Keywordsβ-Substituted phenylacetylenes (E)-β-Substituted styrenes Small structural changes Benzene ring deformation Multiple regression analysis Substituent effects Field effect Resonance effect Electronegativity effect Field-induced π-polarization Resonance-induced field effect
This work was supported by the CINECA Supercomputing Center, Bologna, with Project IsC10_DYNGEO_E, and by the Department of Chemistry, Sapienza – University of Rome, through the Supporting Research Initiative 2013.
Compliance with ethical standards
All ethical guidelines have been adhered.
Conflict of interest
The authors declare that they have no conflict of interest.
- 3.Campanelli AR, Domenicano A, Ramondo F (2011). Struct Chem 22:449–457Google Scholar
- 4.Campanelli AR, Domenicano A (2014). Struct Chem 25:691–698Google Scholar
- 6.Campanelli AR, Domenicano A (2013). Struct Chem 24:867–876Google Scholar
- 7.Campanelli AR (2013). Struct Chem 24:859–866Google Scholar
- 8.Campanelli AR, Domenicano A (2015). Struct Chem 26:1259–1271Google Scholar
- 9.Campanelli AR, Domenicano A, Ramondo F (2017). Struct Chem 28:617–624Google Scholar
- 11.Campanelli AR, Domenicano A, Ramondo F (2003). J Phys Chem A 107:6429–6440Google Scholar
- 12.Campanelli AR, Domenicano A, Macchiagodena M, Ramondo F (2011). Struct Chem 22:1131–1141Google Scholar
- 13.Reed AE, Weinhold F (1985). J Chem Phys 83:1736–1740Google Scholar
- 14.Reed AE, Curtiss LA, Weinhold F (1988). Chem Rev 88:899–926Google Scholar
- 15.Frisch MJ, Trucks GW, Schlegel HB, Scuseria GE, Robb MA, Cheeseman JR, Scalmani G, Barone V, Mennucci B, Petersson GA, Nakatsuji H, Caricato M, Li X, Hratchian HP, Izmaylov AF, Bloino J, Zheng G, Sonnenberg JL, Hada M, Ehara M, Toyota K, Fukuda R, Hasegawa J, Ishida M, Nakajima T, Honda Y, Kitao O, Nakai H, Vreven T, Montgomery JA Jr, Peralta JE, Ogliaro F, Bearpark M, Heyd JJ, Brothers E, Kudin KN, Staroverov VN, Keith T, Kobayashy R, Normand J, Raghavachari K, Rendell A, Burant JC, Iyengar SS, Tomasi J, Cossi M, Rega N, Millam JM, Klene M, Knox JE, Cross JB, Bakken V, Adamo C, Jaramillo J, Gomperts R, Stratmann RE, Yazyev O, Austin AJ, Cammi R, Pomelli C, Ochterski JW, Martin RL, Morokuma K, Zakrzewski VG, Voth GA, Salvador P, Dannenberg JJ, Dapprich S, Daniels AD, Farkas O, Foresman JB, Ortiz JV, Cioslowski J, Fox DJ (2010) Gaussian 09, Revision C.01. Gaussian, Inc., WallingfordGoogle Scholar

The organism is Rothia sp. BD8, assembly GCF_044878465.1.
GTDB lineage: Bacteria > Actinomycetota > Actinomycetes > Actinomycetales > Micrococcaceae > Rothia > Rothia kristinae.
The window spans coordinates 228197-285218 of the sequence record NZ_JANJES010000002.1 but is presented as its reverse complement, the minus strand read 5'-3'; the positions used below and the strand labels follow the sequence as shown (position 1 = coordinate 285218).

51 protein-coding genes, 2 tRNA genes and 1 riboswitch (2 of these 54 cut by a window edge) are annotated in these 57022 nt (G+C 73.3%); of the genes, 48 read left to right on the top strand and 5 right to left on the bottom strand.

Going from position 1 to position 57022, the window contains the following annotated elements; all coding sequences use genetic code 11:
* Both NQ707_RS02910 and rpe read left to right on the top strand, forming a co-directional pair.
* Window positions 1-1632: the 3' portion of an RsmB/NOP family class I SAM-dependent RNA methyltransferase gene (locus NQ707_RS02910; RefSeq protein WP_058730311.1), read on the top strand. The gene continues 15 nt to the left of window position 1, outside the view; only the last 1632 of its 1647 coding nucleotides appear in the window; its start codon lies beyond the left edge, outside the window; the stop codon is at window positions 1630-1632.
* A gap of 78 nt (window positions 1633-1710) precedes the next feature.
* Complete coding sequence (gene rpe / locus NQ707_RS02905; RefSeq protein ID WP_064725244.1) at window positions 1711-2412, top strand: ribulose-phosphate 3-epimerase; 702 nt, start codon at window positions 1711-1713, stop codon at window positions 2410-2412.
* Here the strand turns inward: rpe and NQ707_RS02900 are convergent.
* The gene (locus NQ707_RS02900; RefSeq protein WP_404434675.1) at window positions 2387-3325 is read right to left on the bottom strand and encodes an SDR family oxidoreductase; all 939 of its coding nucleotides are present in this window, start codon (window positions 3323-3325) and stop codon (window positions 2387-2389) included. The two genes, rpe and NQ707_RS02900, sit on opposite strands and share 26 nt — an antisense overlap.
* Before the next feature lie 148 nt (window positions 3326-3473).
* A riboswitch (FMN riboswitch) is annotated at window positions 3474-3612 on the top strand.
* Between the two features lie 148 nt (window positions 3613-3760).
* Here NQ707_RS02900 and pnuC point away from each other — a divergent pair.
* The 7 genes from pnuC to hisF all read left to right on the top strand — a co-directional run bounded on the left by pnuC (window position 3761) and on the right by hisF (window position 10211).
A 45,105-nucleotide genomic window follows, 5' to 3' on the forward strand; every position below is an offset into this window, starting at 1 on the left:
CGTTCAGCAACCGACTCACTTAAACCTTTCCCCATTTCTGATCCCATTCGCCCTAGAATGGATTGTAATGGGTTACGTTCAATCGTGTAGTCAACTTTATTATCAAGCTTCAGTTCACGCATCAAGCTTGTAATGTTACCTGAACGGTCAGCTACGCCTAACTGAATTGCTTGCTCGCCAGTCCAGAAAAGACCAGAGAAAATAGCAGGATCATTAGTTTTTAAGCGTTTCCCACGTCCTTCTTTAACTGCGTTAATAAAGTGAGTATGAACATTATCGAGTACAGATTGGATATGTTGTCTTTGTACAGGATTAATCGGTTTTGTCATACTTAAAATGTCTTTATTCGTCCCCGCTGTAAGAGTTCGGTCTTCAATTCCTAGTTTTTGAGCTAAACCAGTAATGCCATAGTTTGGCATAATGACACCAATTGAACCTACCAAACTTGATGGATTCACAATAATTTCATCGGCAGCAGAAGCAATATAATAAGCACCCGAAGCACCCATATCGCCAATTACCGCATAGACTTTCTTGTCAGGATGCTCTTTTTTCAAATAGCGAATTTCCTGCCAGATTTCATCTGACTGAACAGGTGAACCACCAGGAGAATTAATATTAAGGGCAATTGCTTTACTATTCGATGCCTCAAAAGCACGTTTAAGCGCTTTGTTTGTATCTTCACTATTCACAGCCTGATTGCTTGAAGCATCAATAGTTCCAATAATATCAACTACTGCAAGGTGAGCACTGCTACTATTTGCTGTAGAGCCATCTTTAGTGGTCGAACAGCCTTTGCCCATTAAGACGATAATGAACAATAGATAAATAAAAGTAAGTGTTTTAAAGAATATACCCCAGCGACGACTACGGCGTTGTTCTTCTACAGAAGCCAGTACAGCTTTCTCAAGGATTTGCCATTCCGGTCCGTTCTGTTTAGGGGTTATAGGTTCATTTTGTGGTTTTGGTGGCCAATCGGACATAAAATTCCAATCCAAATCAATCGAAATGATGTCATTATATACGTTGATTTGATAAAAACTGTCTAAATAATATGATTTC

- 16.Domenicano A, Murray-Rust P, Vaciago A (1983). Acta Crystallogr B 39:457–468Google Scholar
- 17.Gillespie RJ, Hargittai I (1991) The VSEPR model of molecular geometry. Allyn and Bacon, Boston (2012, Dover, Mineola)Google Scholar
- 18.Dakkouri M (1990). Struct Chem 1:179–193Google Scholar
- 19.Grindley TB, Johnson KF, Katritzky AR, Keogh HJ, Topsom RD (1974) J Chem Soc Perkin II 273–276Google Scholar
- 20.Dawson DA, Reynolds WF (1975). Can J Chem 53:373–382Google Scholar
- 21.Denbigh KG (1940). Trans Faraday Soc 36:936–948Google Scholar
- 22.Domenicano A, Vaciago A (1979). Acta Crystallogr B 35:1382–1388Google Scholar